Sunday Story – The History of New Venice

He elects David Gilmour to be his lead musician. Due to scheduling commitments, and David’s ailing heart condition, filming is delayed by 14 months. Kubrick waits.

This week’s Sunday Story is ‘The History of New Venice’.


Two days ago, I ran home in the rain. It was a short distance – uphill, sure – but not far. I spent the next thirty minutes breathing deeply. My throat ached from the cold air. I said to myself, Dan, you are getting fat and unfit.

Fat and unfit and old.

The gums above my wisdom teeth arch towards the roof of my mouth. I have nightmares about tough types of biscuits (gingernuts mostly) turning my mouth to chalk. Grey hairs have appeared in my fringe. Occasionally, I pull a muscle I didn’t know existed. Loud noises are increasingly intolerable. I have begun buying for quality.

I am old, growing fat, growing unfit.

Most of all though, I am lonely.

I live in a single room, above a pub, and am the loneliest I have ever been.

When I was 21, I lived in a remote country village. The last bus was at nine. I saw no one, spoke to no one. I am more lonely now.

And fat.

It is beer which is making me fat. It is the good times, the food, and possibly the loneliness which is making me fat. It is ill-discipline and giving into temptations. It is long nights and early mornings. It is poor sleep.

Fat. Listen to the word. Like a goblet of spit hitting you, on the cheek, from a passing train. The word is ugly. Whitish. It bubbles when fried.


Bad things happen to me. Bad things happen to all of us. Good things happen to all of us too. And good things happen to me in quantities. I am so so lucky.

But it is easy for good things to happen to you. A good thing happens and you say, oh, I barely felt that, that was like a feather passed across my cheek. And then you move on. It is not so easy for bad things to happen. A bad thing is always like someone hooved you in the gut.

Here’s the key:

When I create, I feel better.

When I don’t create, I feel horrendous. The worst person imaginable. I tuck myself into a ball. I eat badly. I take out my anger on strangers on the internet. I try to sleep, but can’t.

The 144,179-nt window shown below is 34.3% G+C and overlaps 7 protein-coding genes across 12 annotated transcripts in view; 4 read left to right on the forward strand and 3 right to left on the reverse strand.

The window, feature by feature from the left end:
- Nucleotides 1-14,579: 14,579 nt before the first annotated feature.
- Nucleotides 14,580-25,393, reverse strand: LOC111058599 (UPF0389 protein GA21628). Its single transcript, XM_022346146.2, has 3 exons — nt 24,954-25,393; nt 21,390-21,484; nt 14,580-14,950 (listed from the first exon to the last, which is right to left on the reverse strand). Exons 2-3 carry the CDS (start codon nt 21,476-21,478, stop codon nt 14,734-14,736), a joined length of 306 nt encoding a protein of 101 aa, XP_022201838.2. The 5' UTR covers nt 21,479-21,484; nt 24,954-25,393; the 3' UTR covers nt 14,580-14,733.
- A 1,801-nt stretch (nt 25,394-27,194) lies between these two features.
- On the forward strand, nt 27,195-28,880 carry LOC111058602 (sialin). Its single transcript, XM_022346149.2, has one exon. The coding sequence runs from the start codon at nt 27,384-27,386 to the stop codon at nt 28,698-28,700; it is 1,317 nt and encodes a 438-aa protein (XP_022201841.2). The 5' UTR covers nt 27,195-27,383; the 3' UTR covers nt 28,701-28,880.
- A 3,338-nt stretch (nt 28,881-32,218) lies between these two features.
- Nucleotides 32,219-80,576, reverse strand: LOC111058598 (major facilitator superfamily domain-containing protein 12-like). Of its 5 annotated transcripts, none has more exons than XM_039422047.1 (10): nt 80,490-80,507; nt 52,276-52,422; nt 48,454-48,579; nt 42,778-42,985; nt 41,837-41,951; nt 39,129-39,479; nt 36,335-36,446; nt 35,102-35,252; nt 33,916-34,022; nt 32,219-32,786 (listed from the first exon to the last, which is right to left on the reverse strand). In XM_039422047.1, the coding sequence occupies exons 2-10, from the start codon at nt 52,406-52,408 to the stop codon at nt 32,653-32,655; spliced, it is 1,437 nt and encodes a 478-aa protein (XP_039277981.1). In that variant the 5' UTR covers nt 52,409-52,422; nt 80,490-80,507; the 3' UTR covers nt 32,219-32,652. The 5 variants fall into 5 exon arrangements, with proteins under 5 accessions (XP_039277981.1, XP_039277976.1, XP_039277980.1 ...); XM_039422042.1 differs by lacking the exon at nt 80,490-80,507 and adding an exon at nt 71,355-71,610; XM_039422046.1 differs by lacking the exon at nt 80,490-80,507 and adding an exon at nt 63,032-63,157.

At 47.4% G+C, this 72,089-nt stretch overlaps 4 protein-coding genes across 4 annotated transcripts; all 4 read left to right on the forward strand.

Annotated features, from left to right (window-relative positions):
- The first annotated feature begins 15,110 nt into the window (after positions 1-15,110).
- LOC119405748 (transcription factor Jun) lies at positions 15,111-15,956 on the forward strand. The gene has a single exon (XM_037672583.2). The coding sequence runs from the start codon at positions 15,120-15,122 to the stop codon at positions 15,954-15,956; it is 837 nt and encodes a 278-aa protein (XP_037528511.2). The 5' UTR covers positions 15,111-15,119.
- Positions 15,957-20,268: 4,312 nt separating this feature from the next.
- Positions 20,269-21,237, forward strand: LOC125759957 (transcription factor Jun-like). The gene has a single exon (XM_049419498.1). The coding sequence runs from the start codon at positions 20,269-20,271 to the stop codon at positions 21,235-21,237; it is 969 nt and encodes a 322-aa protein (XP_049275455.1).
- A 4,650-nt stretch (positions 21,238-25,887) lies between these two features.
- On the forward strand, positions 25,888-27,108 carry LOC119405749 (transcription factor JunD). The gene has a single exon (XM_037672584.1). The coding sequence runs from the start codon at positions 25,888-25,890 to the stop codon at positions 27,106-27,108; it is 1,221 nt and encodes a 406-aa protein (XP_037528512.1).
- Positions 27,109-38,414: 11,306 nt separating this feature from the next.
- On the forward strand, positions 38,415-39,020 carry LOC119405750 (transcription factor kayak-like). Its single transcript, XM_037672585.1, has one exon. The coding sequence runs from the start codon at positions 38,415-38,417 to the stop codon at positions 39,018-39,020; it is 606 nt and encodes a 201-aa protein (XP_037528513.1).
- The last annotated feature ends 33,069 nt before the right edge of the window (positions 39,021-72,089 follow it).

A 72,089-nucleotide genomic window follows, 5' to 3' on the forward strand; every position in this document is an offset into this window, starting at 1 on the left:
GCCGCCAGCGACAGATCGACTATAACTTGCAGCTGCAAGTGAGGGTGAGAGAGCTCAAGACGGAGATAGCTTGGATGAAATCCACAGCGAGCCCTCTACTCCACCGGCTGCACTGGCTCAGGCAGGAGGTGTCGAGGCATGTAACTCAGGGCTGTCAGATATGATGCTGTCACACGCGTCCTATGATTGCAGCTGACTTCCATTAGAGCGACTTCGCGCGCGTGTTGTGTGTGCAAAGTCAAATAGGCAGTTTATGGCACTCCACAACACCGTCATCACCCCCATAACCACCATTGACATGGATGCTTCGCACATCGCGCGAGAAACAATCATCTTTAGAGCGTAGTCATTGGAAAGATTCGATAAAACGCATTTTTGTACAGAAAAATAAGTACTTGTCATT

Sometimes* the pub downstairs will have karaoke. There are regulars. One of the favourites is ‘Paradise by the Dashboard Light’. A couple sing this song; it is, I believe, the dying light of their romance.

Sometimes, I think this – all of this, the pub, the room, the loneliness, the movement from thin to fat – is a purgatory I have to trek through to finally arrive home. I’m the Knight in the desert, no water, no food, just a horizon.

Sometimes, I realise I am already home. That I have always been home. That I am home. That everything I have is already here.

Mostly, I think both.

If I have written or drawn or stood up, if I have, in short, created, then I feel better. If I can do that everyday in a week, I win, I feel great. Most people medicate.  It may be love or warm food or work or sex or alcohol. It may be long walks along sandy beaches in foreign countries. It may be greasy knuckles in garages. It may be actual pills. My medication is art.

I live alone, in a room, above a pub, creating.

Once upon a time, I told my friends that I would be happy if I lived alone, in a bedsit, writing. All I wanted to do was write, I said, and I don’t care about the money. I remember they laughed at me, and it was perhaps because they thought this was a ridiculous ambition. Perhaps they thought I was naive, or pretentious. Still, I’m here and it’s now.

Here an expansion on the aforementioned key: I am incredibly lucky to have discovered a talent at a young age and to have nurtured it, so that it can sustain me when I cannot sustain myself; I am incredibly lucky to be able to create and express myself through art; art is a pillar which props me up.

I have written about this before.


Originally this story was named Kubrick, but the title changed to give the first sentence room. Now there are two phrases of curiosity: ‘New Venice’ then ‘Stanley Kubrick’. The pair of them are enough to sell the rest of the story. I could have had Kubrick take a shit for two pages and people would still read to the end.

That seems arrogant. It’s not meant to be.

This is a swan song to art. It is a hard jewel made out of dismal times, where grey skies dominate and my life is not quite how I envisioned it would be. There is safety here, and strength. A corner is turned after this story. It is a man beginning, finally, to achieve his potential.

It can be read here.

*I use sometimes lightly here. The ratio is currently 80/20 between Nights-when-the-pub-downstairs-has-Karaoke and Nights-when-the-pub-downstairs-does-not-have-Karaoke.


2 thoughts on “Sunday Story – The History of New Venice

Leave a Reply

Fill in your details below or click an icon to log in: Logo

You are commenting using your account. Log Out /  Change )

Google photo

You are commenting using your Google account. Log Out /  Change )

Twitter picture

You are commenting using your Twitter account. Log Out /  Change )

Facebook photo

You are commenting using your Facebook account. Log Out /  Change )

Connecting to %s